Economic and Financial Market Overview by 5/3 Chief Investment Strategist Today

This morning over breakfast a number of 5/3 business banking customers gathered to hear the bank’s chief investment strategist speak on the overall economic climate we are facing in the US. John Augustine, CFA, of 5/3 indicated that our economic output is at $14.5 Trillion and that there are 14 economies of the world over a trillion dollars in theirs. Our federal government represents about $4 Trillion of that total, or 27% of economic activity. China and Japan are respectively $5 Trillion economies each. China grew at a rate of 9.5% last year; we grew at about 1.5%.
We are still the reserve currency of the world, Augustine indicated. China and the Middle East have at least 10 more years in the cycle of being fully convertible, in Augustine’s estimate. Corporations are sitting on roughly $2 Trillion in cash, or 11 to 15% of top balance sheets. Apple being notable with $78 Billion and increasing at a rate of $2 Billion a month.
Since 2008. lending has not really gone up, although banks have more monies than in previous recessions sitting with Federal Reserve deposits, earning 2.5%.
The actual current rate of inflation is around 3.8%, he said, and showed that those consumers holding funds in money markets or 10-year treasuries are not even meeting up with inflation. In fact, money markets at certain times even yesterday were getting negative earnings.
As this leads to the questions at hand: “Are we headed back into a recession, and if so, can other countries maintain their growth? ”
His key takeaways were that the global economy is moving forward, but at uneven pace and behind inflation rates, and US economic growth is frustrating slow, but self-sustaining on its own. The key factors are consumers’ perception of whether they should spend as we head into this next holiday season, and the fact that cash will not commit to be recycled back into the economy as capital.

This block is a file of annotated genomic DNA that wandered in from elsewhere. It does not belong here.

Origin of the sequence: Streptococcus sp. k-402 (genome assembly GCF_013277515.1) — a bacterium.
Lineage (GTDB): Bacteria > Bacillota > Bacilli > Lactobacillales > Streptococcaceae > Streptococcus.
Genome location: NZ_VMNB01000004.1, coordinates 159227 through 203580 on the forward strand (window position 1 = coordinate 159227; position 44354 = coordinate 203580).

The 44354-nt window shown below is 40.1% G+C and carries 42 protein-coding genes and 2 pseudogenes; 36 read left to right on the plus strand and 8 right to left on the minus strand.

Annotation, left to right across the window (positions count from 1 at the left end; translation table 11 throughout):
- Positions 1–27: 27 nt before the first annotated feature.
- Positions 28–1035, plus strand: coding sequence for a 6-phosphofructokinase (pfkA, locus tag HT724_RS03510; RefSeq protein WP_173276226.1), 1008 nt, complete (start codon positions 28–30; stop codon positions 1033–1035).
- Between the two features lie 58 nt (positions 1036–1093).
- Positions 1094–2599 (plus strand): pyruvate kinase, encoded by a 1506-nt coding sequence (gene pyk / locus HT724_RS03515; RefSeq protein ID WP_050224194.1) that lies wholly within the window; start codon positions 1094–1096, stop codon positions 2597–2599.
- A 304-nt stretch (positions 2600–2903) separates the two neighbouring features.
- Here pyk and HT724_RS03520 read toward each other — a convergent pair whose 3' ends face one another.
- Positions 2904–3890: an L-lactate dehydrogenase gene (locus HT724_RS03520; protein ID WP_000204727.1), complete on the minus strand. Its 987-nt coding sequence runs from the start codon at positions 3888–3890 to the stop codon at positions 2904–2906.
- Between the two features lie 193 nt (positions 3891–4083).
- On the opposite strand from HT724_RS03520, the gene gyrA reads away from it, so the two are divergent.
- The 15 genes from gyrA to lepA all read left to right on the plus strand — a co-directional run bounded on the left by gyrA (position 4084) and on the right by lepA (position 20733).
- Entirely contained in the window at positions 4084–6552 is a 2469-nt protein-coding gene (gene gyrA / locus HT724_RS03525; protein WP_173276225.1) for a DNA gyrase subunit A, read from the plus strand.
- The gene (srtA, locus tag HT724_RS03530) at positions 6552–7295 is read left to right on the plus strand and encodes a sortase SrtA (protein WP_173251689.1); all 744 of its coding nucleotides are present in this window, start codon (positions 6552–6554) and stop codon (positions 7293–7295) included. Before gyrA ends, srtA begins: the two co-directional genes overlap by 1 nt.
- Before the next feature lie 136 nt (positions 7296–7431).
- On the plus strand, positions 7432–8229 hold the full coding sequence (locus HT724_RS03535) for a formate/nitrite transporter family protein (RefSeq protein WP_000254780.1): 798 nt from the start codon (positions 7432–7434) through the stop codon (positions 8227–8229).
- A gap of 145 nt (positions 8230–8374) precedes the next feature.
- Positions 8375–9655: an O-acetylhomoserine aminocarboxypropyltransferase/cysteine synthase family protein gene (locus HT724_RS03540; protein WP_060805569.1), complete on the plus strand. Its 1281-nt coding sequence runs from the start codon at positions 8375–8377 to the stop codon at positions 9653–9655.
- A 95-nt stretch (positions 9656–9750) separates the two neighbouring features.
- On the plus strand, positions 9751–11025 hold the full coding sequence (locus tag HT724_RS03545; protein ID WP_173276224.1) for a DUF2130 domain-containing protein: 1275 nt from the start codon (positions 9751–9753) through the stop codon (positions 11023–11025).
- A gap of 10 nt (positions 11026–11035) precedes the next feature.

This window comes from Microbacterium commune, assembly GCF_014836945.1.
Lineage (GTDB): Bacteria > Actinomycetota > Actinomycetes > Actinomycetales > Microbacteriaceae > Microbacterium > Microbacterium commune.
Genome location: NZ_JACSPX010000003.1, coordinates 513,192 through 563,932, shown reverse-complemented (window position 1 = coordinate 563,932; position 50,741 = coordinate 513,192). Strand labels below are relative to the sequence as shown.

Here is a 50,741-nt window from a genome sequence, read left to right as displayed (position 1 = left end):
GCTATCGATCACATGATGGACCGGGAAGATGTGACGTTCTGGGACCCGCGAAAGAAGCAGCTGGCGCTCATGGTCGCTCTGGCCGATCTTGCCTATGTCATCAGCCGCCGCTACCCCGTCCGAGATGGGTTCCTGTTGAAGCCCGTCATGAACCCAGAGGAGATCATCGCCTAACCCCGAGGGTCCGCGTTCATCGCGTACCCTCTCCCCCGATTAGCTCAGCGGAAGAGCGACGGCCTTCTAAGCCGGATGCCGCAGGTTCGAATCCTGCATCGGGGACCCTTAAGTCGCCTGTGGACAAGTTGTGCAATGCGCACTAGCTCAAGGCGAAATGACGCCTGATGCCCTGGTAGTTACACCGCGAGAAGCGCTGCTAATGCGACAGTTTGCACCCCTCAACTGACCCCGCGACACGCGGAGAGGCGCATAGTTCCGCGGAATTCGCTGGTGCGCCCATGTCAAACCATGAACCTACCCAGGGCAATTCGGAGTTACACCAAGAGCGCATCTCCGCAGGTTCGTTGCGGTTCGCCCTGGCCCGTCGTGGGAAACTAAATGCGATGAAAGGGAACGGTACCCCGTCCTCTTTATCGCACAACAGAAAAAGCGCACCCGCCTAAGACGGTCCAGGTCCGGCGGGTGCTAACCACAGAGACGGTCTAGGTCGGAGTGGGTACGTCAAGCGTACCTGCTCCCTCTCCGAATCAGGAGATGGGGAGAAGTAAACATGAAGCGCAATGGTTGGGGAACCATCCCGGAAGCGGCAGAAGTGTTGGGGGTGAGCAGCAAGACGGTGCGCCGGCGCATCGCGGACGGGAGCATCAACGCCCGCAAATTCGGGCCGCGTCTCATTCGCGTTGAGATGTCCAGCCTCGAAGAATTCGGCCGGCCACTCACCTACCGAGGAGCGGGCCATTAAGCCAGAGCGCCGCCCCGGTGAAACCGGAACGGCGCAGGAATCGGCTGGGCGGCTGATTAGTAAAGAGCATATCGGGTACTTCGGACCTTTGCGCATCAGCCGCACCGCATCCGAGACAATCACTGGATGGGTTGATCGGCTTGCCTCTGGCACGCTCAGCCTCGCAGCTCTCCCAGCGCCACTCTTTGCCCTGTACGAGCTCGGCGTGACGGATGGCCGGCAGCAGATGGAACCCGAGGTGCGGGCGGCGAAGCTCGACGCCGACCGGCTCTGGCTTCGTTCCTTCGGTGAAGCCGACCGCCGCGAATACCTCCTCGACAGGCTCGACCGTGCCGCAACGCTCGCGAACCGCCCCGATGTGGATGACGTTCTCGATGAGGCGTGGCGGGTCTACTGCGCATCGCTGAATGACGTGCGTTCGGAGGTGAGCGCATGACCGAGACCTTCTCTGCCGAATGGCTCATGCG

Consumer spending is so far maintaining its own. So, the risk of recession is 50/50. Investment focus goes to: cash yields, real assets such as gold, REITs, etc..) and special long/short vehicles, Augustine said. For businesses, he suggests building a strategic growth plan that includes expanding the balance sheet–buy competitors/assets. New employment opportunities has been seen in this fiscal cycle in the US particularly in education, energy, manufacturing exports, transportation, healthcare, and retirement services. In 1980, it was growth from consumer services that saved the day. In the 1990s, technology. In 2000, the housing market.
As for the European countries under watch for high interest rates and default, Augustine said, Greece will most likely hit default. The key to watching this economy are the numbers coming from the International Council of Shopping Centers. If consumer spending drops, then we are into another recession, closed Augustine.